solid benches. Although lacewing larvae voraciously consume aphids once
discovered, successful biological control requires placement of lacewing larvae
onto each individual plant infested with aphids.

By comparison, studies with the parasitoid wasp A. colemani
demonstrated that it could spread over an area of 147 sq.ft. per day. From
these results, we determined that the most effective biological aphid control
could be obtained by releasing A. colemani from points no greater than 12 feet
apart within a potted chrysanthemum greenhouse.

The release technology developed was evaluated in commercial
chrysanthemum greenhouses in terms of pest control, economic feasibility and
grower acceptance. The effectiveness of natural enemy releases was determined
by comparing aphid populations in grower-treated ranges with aphid populations
in experimental ranges receiving natural enemy releases using a haphazard
release method or an optimal distance. Each treatment was replicated three
times. Natural enemies were released weekly into each of the ranges at a rate
of one wasp per plant.

Use of the optimal release distances (4x) resulted in significantly
greater aphid biological control than the haphazard method (1x) and in
comparison to plots not receiving any wasps. Use of the optimal release rate
cost the grower 1.2-1.3 times the cost of insecticide applications. In
contrast, haphazard releases cost the grower 2-3 times the cost of insecticide
applications. The quality of plants harvested from the optimal release distance
were equivalent to those harvested from the insecticide check plots and
significantly greater than plants harvested from the haphazard and no release
plots.

Adaptation of this approach to other biological control
programs should improve efficacy and reduce costs.

Managing Thrips and Whiteflies with Fungi

By Michael Brownbridge,
Margaret Skinner and Bruce Parker, University of Vermont

Methods of plant protection are undergoing major changes as
many of the "standard" pesticides are withdrawn from the market.
Insect-killing fungi are an important new weapon in the IPM arsenal, but
information describing their effective use is needed. In these studies, we
tested two "off-the-shelf" sprayers for application of the fungus
Beauveria bassiana for control of western flower thrips on chrysanthemum and
silverleaf whitefly on poinsettia.

MATERIALS AND METHODS

Spray equipment. The sprayers tested were a high-volume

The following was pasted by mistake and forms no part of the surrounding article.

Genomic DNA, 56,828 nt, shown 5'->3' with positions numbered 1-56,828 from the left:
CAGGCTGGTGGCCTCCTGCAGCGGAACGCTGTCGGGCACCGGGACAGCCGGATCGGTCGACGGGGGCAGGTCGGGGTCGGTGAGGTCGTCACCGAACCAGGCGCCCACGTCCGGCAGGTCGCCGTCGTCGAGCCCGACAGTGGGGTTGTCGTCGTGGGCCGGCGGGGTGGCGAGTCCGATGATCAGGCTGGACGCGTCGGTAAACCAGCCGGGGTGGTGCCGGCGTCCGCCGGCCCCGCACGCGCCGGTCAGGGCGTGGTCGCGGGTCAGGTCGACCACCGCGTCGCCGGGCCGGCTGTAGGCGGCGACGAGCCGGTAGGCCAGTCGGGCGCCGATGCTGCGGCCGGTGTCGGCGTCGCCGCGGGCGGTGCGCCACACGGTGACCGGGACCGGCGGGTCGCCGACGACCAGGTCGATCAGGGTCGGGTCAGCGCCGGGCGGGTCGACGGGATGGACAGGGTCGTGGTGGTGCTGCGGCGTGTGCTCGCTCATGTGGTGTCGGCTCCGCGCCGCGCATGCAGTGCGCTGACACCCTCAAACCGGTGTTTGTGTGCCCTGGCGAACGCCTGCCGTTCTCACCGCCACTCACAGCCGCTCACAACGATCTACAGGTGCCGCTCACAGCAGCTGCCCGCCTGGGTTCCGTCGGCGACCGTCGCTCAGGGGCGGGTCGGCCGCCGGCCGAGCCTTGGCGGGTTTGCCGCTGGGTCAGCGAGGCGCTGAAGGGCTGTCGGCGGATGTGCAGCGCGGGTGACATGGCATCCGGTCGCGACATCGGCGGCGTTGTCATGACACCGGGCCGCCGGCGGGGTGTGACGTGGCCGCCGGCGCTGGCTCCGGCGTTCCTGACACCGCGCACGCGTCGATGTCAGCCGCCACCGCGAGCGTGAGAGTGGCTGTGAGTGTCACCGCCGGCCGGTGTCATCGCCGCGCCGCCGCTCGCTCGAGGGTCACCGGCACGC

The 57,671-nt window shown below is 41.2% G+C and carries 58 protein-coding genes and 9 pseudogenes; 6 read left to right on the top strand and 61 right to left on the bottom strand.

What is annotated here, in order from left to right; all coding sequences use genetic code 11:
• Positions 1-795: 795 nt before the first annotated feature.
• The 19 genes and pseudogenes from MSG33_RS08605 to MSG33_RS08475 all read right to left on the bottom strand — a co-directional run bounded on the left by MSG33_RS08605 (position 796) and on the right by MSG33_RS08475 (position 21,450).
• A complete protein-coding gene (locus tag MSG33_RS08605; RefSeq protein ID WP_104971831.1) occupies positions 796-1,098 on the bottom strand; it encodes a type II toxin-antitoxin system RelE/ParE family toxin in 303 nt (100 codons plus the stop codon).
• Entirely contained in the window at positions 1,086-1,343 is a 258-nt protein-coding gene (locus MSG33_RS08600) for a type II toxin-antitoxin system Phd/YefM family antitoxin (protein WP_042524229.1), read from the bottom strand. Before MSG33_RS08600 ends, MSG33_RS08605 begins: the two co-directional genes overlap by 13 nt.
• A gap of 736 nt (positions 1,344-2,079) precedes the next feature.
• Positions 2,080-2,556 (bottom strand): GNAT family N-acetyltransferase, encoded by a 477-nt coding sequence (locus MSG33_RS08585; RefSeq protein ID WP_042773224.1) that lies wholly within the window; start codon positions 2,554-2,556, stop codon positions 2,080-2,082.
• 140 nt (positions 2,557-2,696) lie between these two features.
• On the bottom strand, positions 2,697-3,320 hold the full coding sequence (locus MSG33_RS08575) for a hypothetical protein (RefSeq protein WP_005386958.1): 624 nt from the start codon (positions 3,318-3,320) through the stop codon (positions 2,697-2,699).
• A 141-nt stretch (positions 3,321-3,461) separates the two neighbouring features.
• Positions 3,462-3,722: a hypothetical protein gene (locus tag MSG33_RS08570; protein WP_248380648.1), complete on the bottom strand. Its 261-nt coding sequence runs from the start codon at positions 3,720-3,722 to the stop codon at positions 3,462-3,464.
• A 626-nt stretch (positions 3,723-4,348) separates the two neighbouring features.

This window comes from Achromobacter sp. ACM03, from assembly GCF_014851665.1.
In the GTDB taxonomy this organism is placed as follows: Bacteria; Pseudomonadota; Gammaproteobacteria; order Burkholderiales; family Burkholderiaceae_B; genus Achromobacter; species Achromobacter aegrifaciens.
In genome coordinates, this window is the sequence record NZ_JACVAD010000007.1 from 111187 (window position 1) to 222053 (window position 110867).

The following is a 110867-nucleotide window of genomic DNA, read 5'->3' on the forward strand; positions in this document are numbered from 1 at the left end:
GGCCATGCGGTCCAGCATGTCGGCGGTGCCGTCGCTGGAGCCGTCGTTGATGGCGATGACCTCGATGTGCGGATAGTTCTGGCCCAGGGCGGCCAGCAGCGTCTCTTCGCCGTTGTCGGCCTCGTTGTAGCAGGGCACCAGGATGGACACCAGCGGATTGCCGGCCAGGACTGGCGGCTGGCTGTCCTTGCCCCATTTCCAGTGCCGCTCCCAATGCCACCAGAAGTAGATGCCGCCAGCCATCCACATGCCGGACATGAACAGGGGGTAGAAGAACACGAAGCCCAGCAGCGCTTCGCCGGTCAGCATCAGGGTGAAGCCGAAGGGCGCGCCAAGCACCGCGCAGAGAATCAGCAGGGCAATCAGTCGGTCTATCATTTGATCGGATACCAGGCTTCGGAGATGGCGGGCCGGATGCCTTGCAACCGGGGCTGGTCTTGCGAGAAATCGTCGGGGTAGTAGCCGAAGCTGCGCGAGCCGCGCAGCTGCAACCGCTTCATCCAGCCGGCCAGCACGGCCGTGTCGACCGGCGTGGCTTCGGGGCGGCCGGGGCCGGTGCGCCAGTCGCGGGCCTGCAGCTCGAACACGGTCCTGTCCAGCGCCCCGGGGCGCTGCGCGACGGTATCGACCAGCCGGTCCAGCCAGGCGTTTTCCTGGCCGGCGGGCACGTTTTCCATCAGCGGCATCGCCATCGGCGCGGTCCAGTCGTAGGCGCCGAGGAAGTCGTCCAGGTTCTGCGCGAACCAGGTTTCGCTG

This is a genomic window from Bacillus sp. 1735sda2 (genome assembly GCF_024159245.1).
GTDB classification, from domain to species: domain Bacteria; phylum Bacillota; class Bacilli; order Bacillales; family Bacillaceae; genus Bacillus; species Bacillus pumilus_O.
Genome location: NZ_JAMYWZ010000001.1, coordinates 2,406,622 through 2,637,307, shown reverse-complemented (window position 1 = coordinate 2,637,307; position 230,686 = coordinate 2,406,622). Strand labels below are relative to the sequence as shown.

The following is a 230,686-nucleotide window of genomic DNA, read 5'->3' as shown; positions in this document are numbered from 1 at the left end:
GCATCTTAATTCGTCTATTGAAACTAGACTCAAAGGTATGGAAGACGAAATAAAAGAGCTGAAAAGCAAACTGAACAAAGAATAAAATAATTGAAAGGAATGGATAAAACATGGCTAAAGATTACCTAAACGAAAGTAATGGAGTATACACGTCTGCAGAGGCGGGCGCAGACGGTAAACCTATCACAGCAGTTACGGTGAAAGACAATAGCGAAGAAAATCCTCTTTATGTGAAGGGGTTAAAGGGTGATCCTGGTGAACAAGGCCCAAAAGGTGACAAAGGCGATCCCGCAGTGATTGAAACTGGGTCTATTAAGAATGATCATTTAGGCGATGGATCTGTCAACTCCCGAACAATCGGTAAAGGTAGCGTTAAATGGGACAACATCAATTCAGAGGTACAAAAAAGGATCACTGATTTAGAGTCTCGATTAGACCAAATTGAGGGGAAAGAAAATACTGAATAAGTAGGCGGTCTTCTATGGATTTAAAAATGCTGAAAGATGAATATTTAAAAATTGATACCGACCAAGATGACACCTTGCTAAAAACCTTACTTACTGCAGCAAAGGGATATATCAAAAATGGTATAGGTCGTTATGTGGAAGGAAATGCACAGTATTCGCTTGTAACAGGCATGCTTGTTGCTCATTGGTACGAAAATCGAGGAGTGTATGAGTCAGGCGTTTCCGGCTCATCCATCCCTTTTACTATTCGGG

hydraulic sprayer (Dramm Corp.) and an electrostatic sprayer (ESS).

Application. Plants
were artificially infested with thrips or whiteflies and sprayed with
BotaniGard WP at the recommended rate.

Chrysanthemums.
Plants were sprayed every five days (total four treatments) using a standard
spray gun at 200 psi or the ESS sprayer. Efficacy was evaluated by sampling
thrips from flowers.

Poinsettia. Plants
were sprayed using a five-nozzle extension lance, spraying up into the leaf canopy.
Four sprays were applied at seven-day intervals. Whitefly populations were
sampled every seven days. Spore deposition and persistence were determined
using a leaf press technique.

RESULTS

Chrysanthemums were in flower at the start of the trial, a time
when thrips populations can dramatically increase. Even so, compared to the
untreated "checks," both sprayers suppressed the increase in thrip
population. The high-volume spray provided better levels of control (See Figure
1, page 20), but high levels of thrips infection were obtained with both
sprayers (See Figure 2, page 20).

Interestingly, infected thrips were also recovered from the
untreated check plants, indicating movement of infected insects from sprayed to
non-sprayed areas. This natural "spread" may be an important benefit
when using fungi in a control program. Á

On poinsettia, high-volume sprays successfully suppressed
the whitefly population (See Figure 3, below). Greater efficacy may have
resulted from better targeting of spores to the underside of the lower leaves
where the highest whitefly populations are found. Spore counts taken directly
from the leaf surface confirmed this. Spores remained viable throughout the
spray process and remained viable on the leaves for less than six days.

CONCLUSIONS

Under grower conditions, control measures would be applied
before pest populations reached the levels used in these trials. Thus, fungi
are best used as preventatives. Increased levels of thrip and whitefly control
were obtained with the hydraulic sprayer, probably because of better targeting
of the pests. Also, the higher spray volume may have provided better leaf
coverage and movement of the spores to infestation sites in flowers and
infection sites on the insects.

IMPACT TO THE INDUSTRY

(1) Plants must be scouted regularly so that fungal sprays